I just returned from a trip to Cuba where jaw dropping old cars are numerous at every stop light. This is the first of many Cuban Street Parked features we’ll be running; be sure to come back and see what Cuban treasure we have next (hint: old American cars with Scuderia Ferrari stickers). I didn’t need to venture far to find this 1956 Ford Fairlane Convertible as it was parked in the dropoff/pickup loop of my hotel in Havana. This was the first old American car in Cuba I got a close look at and I was pleasantly surprised by what I saw.
The Fairlane was the top of the line for Ford in the mid 50s and was available in a variety of body styles. The highest end Fairlanes were called “Crown Victoria” and featured options ranging from a tinted plastic roof panel over the front seats to air conditioning to a rarely ordered “Lifeguard” safety package that included such comforting features as a breakaway rearview mirror, seatbelts, and a steering wheel with crash bendable spokes (ouch). The Lifeguard package was the brainchild of Robert McNamara, one of Henry Ford’s “Whiz Kids”. Mr. McNamara would go on to become President of Ford Motor Company and then Secretary of Defense for most of the 1960s (I wonder if he ever regretted giving up developing safe Fords in favor of waging the Vietnam war).
This car is in nice shape for a Cuban classic, it has all of its chrome and badges. The interior is typical of these cars, and features an updated radio and custom modifications of questionable taste to the North American show and cruise crowd. Our feature car has had its dash and interior trim repainted in a snazzy metallic orange. It also has what looks like transmission hump mounted extra ventilation, a heater perhaps? I doubt it is air conditioning since the wing windows are opened wide, to blow fresh air into the cockpit.
Check out the aftermarket headlights. These aren’t the old school sealed beam lamps one would typically find on a car like this. I was surprised to see a number of old cars like this with colorful LED light features. At night, staid looking old cars become flashy cruising machines with illuminated wheel arches, thumping stereos, and young men slowly trolling for attractive young women.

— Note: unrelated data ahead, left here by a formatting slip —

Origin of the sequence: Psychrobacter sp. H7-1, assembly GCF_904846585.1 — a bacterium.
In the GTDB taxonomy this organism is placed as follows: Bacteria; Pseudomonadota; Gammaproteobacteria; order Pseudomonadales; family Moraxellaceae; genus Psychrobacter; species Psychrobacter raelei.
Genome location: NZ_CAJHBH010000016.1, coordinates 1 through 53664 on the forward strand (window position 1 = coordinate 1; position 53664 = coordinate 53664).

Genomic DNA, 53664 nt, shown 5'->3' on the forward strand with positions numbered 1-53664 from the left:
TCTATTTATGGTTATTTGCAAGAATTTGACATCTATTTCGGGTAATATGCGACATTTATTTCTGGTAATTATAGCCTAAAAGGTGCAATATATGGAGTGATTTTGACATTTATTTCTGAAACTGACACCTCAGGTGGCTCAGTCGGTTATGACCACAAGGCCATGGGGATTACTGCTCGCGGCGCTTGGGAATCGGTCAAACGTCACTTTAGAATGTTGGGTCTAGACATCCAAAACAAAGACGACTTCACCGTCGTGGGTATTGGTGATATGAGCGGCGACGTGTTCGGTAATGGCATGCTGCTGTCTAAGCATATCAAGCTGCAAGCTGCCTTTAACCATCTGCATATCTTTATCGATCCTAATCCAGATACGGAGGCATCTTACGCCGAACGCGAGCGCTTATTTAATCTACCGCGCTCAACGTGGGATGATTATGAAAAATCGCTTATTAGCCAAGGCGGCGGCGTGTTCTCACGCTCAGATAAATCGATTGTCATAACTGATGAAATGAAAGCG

The paint looks pretty nice on this car, making me wonder if it is original. The lack of a 1956 style two tone color selection makes me think this car has probably been repainted at some time in its life.
The 1956 Fairlane came standard with with a 3.7 liter (223 cubic inch) inline 6 and offered optional V8s of 4.8 and 5.1 liters (292 and 312 cubic inches). The biggest engine made 225 horsepower, which was probably enough to have some fun accelerating away from stoplights.
The rocket exhaust style tail lights and subdued fins give this car a more forward looking, jet age style compared to the 1956 Chevrolet Bel Air’s more youthfully styled car (GM softened the Ferrari style grill of the 1955 and made the 1956 a really elegant car that has aged well, and is in my opinion superior to the “Pauly Walnuts” styled 1957).
An interesting feature of this car is the “LTD Crown Victoria” badging that has come from one of this car’s 1980s era descendants. How do you suppose that badge made its way to Cuba? Did someone carry it in their luggage as they entered Cuba through Canada or Central America? I’m sure there’s a story here.
Note: I went to Cuba using my USA passport on a cultural exchange visa obtained through the Treasury department. Stay tuned for more Cuban Street Parked features. It was like living in a time warp while being there.
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